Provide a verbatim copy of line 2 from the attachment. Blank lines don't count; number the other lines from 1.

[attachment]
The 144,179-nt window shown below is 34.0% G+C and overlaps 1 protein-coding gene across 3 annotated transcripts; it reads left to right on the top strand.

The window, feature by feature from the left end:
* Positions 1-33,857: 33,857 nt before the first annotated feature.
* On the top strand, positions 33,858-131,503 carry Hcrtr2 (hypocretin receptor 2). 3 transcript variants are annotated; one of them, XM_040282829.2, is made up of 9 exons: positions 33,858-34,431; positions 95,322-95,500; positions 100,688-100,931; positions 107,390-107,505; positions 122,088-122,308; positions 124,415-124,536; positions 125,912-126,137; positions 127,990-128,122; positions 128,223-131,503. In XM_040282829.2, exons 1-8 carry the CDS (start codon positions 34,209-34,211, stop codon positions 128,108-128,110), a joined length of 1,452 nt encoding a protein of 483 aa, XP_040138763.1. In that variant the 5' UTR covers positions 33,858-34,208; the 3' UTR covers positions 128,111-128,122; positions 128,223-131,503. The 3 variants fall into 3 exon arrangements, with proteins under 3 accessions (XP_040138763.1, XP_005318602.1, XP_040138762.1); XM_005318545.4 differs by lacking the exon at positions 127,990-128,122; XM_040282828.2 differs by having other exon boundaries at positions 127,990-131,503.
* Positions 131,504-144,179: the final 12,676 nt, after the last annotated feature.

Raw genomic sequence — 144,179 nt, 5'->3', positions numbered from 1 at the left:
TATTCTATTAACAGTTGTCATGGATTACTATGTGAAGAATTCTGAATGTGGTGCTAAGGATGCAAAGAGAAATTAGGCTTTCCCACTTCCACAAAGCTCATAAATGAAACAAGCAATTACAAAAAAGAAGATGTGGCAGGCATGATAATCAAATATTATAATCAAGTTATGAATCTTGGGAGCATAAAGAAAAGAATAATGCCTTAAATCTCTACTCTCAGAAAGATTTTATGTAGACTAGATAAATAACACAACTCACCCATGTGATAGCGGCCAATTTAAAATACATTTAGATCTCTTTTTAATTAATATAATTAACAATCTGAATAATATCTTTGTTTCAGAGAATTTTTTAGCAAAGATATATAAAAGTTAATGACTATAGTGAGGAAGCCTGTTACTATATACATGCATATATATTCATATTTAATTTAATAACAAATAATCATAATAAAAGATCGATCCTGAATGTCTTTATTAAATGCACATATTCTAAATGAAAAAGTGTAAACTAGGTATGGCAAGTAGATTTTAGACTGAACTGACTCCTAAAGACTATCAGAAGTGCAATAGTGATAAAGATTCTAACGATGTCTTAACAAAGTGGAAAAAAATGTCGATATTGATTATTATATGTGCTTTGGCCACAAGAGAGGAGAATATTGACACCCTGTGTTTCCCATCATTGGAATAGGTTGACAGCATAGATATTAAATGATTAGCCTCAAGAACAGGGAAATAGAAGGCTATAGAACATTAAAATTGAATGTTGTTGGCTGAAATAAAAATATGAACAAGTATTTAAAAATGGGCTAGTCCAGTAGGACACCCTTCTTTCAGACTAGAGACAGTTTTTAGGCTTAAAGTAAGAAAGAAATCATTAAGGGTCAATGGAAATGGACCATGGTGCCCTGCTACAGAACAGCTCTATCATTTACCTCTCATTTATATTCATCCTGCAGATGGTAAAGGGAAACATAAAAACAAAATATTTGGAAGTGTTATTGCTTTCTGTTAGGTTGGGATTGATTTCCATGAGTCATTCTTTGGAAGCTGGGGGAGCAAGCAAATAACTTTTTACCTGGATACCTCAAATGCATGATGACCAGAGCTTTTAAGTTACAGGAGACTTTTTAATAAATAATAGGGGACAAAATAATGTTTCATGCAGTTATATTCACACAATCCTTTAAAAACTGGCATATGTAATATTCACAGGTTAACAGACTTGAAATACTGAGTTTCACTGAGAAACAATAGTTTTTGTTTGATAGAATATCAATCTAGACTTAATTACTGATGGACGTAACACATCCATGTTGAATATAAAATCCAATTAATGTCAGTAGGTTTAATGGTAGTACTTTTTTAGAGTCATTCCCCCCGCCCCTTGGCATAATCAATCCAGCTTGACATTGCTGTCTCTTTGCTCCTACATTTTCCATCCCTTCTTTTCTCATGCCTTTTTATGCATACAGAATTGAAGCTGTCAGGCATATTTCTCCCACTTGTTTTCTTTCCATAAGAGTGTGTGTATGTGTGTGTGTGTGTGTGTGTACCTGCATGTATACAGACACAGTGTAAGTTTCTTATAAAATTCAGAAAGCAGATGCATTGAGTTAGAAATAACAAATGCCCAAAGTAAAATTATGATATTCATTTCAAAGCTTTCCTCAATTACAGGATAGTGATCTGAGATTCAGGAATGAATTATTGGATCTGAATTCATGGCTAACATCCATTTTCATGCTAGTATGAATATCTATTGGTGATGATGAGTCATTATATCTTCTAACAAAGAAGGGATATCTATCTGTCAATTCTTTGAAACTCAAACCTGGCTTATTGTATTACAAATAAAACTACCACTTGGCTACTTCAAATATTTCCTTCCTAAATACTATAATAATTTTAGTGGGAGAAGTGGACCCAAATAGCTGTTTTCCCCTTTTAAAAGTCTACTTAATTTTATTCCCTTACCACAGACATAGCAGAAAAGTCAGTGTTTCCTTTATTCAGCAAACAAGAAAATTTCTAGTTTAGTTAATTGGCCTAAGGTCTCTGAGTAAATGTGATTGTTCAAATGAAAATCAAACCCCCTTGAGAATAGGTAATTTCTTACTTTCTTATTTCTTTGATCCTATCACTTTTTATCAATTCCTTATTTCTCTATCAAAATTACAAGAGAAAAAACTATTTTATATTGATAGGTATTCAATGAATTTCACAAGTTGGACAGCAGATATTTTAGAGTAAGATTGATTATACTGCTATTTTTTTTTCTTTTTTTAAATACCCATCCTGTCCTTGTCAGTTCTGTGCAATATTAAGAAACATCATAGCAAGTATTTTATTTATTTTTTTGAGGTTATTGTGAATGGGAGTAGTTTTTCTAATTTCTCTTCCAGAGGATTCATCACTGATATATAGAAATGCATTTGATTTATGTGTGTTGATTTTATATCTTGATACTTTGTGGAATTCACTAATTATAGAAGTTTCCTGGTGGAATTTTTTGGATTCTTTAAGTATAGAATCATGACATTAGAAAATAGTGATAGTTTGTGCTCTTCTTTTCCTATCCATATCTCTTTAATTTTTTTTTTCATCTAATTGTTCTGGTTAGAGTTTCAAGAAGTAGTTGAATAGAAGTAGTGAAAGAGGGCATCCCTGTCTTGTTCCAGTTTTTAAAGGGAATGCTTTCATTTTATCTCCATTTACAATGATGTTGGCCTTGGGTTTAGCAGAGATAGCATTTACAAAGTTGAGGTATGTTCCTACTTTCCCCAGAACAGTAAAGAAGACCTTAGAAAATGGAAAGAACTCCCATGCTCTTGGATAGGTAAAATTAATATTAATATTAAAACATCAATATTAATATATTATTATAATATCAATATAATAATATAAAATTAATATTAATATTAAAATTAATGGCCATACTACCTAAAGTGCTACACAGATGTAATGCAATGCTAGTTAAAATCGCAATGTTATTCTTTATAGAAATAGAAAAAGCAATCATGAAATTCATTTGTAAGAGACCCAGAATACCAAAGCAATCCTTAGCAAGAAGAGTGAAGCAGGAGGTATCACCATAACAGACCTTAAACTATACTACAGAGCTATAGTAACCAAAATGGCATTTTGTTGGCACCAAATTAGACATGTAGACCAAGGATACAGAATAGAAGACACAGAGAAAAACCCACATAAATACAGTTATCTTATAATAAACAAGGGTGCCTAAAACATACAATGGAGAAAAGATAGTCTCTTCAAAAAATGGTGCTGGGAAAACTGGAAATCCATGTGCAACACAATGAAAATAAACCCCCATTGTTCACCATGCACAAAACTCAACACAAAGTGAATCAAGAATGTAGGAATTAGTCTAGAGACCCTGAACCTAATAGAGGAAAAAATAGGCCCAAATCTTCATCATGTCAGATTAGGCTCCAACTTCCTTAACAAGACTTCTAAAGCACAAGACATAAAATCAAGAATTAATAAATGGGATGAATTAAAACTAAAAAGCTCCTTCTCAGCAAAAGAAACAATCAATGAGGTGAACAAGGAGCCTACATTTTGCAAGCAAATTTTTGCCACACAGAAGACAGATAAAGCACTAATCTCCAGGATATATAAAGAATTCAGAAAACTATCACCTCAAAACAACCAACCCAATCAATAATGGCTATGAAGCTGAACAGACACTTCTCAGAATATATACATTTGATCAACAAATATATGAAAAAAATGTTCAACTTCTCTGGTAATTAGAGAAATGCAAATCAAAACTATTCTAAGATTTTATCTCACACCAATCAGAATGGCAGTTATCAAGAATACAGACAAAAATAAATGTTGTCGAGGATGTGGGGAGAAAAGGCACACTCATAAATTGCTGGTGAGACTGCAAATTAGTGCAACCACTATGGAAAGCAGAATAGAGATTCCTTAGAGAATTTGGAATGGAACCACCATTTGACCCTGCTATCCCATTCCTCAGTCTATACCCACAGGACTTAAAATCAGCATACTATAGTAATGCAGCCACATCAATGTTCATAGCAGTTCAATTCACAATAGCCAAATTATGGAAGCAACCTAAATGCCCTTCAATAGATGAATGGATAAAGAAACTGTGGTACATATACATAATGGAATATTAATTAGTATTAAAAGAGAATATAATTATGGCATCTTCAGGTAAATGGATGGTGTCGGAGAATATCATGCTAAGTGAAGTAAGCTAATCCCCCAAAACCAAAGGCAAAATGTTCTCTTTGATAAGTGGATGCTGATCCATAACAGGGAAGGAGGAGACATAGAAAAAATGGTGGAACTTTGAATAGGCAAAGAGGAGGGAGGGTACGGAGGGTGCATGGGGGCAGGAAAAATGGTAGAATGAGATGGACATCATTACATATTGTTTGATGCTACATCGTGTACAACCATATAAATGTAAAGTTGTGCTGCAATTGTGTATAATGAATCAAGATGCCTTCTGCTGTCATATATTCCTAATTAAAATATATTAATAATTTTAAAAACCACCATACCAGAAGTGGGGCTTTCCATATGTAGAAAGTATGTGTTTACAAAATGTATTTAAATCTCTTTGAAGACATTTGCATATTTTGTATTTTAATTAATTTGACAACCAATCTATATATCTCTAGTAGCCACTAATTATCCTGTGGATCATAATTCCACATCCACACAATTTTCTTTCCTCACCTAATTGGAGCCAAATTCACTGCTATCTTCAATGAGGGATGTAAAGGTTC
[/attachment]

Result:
The window, feature by feature from the left end: